Pissoirs: The vintage public urinals of Paris, 1865-1875

Paris in the 19th century was as infamous for its pungent odor as it was for revolutionary riots. The streets were full of rubbish and horse dung, and anyone who was caught short in the open simply relieved themselves of where they stood.

To remedy this, the city's prefect Rambuteau ordered the construction of public urinals – phallic-looking structures with inbuilt plumbing that allow Paris' male population to urinate with relative dignity.

A simple cylindrical shape, made of masonry, open to the side of the road, and with an elaborately decorated cap on the other side, they were popularly known as 'colones rambuteau' ('Rambuteau column').

To protect his name from being associated with urinals, Rambuteau suggested the name 'Vespasianus', a reference to the first-century Roman emperor Titus Flavius ​​Vespasianus, who taxed urine collected from public toilets for use in tanning. It is the term by which street urinals were known in the French-speaking world, not 'pisoire', a French-sounding term used in other countries.

As you can see from some of the photos, this solution didn't provide an enormous amount of privacy, but since the male's torso area was covered, it protected other Parisians from accidentally seeing someone's private parts. Plus, once the urine started to hold it helped clear the streets of dirt caused by stale urine.

Later, cast iron urinals were introduced as part of Baron Haussmann's remodeling of the city. A large variety of designs were produced in the following decades, ranging from two to 8 stalls, typically only screening the central part of the user from public view, with the head and feet still visible. Screens were also added to the Rambuteau column.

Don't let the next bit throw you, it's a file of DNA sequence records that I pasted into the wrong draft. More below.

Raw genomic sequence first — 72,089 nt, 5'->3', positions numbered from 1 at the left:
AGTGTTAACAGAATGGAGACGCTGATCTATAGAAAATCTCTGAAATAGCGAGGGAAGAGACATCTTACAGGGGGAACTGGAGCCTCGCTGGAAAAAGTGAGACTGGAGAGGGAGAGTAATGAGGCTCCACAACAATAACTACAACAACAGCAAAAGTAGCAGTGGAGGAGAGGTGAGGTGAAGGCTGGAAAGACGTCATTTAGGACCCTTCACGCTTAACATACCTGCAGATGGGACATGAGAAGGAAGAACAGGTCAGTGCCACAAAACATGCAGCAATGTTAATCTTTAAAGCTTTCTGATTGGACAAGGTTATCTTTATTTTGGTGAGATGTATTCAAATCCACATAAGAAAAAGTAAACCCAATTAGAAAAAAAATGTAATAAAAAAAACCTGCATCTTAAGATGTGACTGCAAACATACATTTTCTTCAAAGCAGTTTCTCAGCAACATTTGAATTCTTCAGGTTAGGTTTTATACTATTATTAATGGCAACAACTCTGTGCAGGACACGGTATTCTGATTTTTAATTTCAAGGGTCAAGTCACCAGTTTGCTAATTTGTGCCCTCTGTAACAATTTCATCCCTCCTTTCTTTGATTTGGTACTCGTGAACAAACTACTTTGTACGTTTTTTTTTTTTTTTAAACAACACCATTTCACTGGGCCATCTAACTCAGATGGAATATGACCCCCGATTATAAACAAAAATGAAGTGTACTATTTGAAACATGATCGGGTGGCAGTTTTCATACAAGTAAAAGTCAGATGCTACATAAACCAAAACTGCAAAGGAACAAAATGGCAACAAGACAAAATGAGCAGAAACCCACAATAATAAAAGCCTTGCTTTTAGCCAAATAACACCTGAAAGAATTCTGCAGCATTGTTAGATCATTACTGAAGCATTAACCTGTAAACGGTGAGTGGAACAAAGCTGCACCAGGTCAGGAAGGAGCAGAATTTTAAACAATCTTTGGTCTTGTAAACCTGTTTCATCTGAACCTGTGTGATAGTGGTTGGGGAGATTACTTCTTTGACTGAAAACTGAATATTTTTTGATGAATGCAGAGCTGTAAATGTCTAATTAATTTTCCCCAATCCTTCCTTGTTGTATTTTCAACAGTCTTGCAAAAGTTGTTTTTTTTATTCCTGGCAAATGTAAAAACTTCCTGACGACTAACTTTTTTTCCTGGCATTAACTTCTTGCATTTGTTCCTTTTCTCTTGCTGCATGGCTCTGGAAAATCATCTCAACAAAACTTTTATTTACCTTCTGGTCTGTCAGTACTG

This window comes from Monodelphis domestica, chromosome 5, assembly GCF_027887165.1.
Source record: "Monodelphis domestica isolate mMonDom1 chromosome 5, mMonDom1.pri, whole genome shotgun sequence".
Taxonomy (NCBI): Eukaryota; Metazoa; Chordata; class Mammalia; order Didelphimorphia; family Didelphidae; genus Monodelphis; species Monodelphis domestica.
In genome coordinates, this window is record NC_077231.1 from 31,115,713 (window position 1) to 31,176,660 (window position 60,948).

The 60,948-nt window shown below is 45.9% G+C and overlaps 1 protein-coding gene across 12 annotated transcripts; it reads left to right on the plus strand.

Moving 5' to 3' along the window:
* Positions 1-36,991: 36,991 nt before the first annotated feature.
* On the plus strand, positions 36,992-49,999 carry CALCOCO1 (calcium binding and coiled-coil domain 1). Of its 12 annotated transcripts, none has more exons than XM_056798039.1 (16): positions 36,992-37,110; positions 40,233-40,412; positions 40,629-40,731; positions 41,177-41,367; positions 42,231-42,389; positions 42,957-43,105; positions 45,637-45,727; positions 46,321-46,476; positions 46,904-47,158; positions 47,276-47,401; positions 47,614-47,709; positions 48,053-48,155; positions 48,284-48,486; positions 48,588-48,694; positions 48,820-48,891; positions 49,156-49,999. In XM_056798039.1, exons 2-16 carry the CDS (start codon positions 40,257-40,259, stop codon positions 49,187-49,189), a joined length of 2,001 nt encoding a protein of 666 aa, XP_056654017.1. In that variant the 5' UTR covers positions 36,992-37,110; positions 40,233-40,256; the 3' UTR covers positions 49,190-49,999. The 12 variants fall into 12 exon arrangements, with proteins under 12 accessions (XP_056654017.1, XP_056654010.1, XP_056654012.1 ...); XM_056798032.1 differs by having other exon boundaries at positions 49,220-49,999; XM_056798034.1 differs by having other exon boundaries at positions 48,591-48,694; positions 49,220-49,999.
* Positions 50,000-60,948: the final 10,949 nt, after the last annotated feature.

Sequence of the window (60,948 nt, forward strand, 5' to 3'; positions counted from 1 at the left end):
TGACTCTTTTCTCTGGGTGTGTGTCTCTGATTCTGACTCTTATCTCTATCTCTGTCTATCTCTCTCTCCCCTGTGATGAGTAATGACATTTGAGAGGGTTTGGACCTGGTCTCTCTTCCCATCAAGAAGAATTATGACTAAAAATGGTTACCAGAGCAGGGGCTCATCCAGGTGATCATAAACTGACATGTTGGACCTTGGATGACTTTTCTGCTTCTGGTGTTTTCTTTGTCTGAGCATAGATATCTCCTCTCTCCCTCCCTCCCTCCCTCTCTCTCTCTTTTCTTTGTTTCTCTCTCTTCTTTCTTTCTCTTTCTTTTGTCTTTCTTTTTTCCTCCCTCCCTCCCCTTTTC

Unfortunately, there were no public urination structures for the rest of the population: although the notion of building facilities for women was briefly considered, it was decided that they would take up too much space on public roads.

At the peak of their prevalence in the 1930s, there were 1,230 pisoires in Paris, but by 1966 their numbers had dwindled to 329. During World War II, members of the French Resistance used pisoirs to meet or leave for private conversation. Message to anyone without the Nazis being traced.

From 1980 they were systematically replaced by new technology, a unisex, enclosed, automatically self-cleaning unit called a sanitiser. As of 2006, only one historic pisoire remained on Boulevard Arago.

The photographs collected in this article were taken by Charles Marville, one of the most remarkable and talented photographers of the nineteenth century. He was chosen by the City of Paris to document the changing city, particularly the landmarks created by Baron Georges-Eugne Haussmann.

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